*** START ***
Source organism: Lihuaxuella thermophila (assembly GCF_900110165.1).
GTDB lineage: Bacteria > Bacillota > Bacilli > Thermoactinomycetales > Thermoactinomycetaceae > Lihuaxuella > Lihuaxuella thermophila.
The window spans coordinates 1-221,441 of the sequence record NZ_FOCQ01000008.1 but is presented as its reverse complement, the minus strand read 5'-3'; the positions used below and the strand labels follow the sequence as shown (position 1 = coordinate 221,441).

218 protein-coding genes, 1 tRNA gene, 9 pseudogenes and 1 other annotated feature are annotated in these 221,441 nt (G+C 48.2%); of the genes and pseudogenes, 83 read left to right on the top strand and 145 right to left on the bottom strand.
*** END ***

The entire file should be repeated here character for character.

Source organism: Lihuaxuella thermophila (assembly GCF_900110165.1).
GTDB lineage: Bacteria > Bacillota > Bacilli > Thermoactinomycetales > Thermoactinomycetaceae > Lihuaxuella > Lihuaxuella thermophila.
The window spans coordinates 1-221,441 of the sequence record NZ_FOCQ01000008.1 but is presented as its reverse complement, the minus strand read 5'-3'; the positions used below and the strand labels follow the sequence as shown (position 1 = coordinate 221,441).

218 protein-coding genes, 1 tRNA gene, 9 pseudogenes and 1 other annotated feature are annotated in these 221,441 nt (G+C 48.2%); of the genes and pseudogenes, 83 read left to right on the top strand and 145 right to left on the bottom strand.